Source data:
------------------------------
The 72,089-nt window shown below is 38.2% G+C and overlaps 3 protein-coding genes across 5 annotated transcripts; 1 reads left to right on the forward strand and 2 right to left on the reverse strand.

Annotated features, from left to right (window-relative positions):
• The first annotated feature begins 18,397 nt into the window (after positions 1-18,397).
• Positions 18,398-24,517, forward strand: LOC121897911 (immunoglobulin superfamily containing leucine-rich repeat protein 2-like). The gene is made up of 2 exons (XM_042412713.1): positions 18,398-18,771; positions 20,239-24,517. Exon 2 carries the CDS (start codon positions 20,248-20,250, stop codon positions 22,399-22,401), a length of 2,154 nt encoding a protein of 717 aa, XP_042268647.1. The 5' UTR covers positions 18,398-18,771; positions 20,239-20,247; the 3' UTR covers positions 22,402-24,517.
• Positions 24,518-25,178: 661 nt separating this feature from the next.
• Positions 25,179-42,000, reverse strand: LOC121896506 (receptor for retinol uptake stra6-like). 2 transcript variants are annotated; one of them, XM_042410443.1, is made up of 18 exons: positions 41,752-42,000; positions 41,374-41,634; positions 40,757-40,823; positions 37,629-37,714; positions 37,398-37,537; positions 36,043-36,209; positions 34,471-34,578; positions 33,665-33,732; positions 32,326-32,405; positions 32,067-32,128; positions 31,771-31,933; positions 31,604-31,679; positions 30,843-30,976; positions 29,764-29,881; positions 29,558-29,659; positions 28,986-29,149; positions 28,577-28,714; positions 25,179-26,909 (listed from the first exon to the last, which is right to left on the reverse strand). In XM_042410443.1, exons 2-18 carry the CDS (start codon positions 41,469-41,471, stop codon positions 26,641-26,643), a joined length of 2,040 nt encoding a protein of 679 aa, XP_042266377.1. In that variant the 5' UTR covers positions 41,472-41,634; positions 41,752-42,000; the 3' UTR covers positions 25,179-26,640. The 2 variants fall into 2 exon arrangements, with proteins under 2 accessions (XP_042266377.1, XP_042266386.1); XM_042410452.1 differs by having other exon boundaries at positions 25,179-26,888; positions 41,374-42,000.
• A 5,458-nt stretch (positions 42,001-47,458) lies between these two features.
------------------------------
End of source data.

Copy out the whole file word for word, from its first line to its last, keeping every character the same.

The 72,089-nt window shown below is 38.2% G+C and overlaps 3 protein-coding genes across 5 annotated transcripts; 1 reads left to right on the forward strand and 2 right to left on the reverse strand.

Annotated features, from left to right (window-relative positions):
• The first annotated feature begins 18,397 nt into the window (after positions 1-18,397).
• Positions 18,398-24,517, forward strand: LOC121897911 (immunoglobulin superfamily containing leucine-rich repeat protein 2-like). The gene is made up of 2 exons (XM_042412713.1): positions 18,398-18,771; positions 20,239-24,517. Exon 2 carries the CDS (start codon positions 20,248-20,250, stop codon positions 22,399-22,401), a length of 2,154 nt encoding a protein of 717 aa, XP_042268647.1. The 5' UTR covers positions 18,398-18,771; positions 20,239-20,247; the 3' UTR covers positions 22,402-24,517.
• Positions 24,518-25,178: 661 nt separating this feature from the next.
• Positions 25,179-42,000, reverse strand: LOC121896506 (receptor for retinol uptake stra6-like). 2 transcript variants are annotated; one of them, XM_042410443.1, is made up of 18 exons: positions 41,752-42,000; positions 41,374-41,634; positions 40,757-40,823; positions 37,629-37,714; positions 37,398-37,537; positions 36,043-36,209; positions 34,471-34,578; positions 33,665-33,732; positions 32,326-32,405; positions 32,067-32,128; positions 31,771-31,933; positions 31,604-31,679; positions 30,843-30,976; positions 29,764-29,881; positions 29,558-29,659; positions 28,986-29,149; positions 28,577-28,714; positions 25,179-26,909 (listed from the first exon to the last, which is right to left on the reverse strand). In XM_042410443.1, exons 2-18 carry the CDS (start codon positions 41,469-41,471, stop codon positions 26,641-26,643), a joined length of 2,040 nt encoding a protein of 679 aa, XP_042266377.1. In that variant the 5' UTR covers positions 41,472-41,634; positions 41,752-42,000; the 3' UTR covers positions 25,179-26,640. The 2 variants fall into 2 exon arrangements, with proteins under 2 accessions (XP_042266377.1, XP_042266386.1); XM_042410452.1 differs by having other exon boundaries at positions 25,179-26,888; positions 41,374-42,000.
• A 5,458-nt stretch (positions 42,001-47,458) lies between these two features.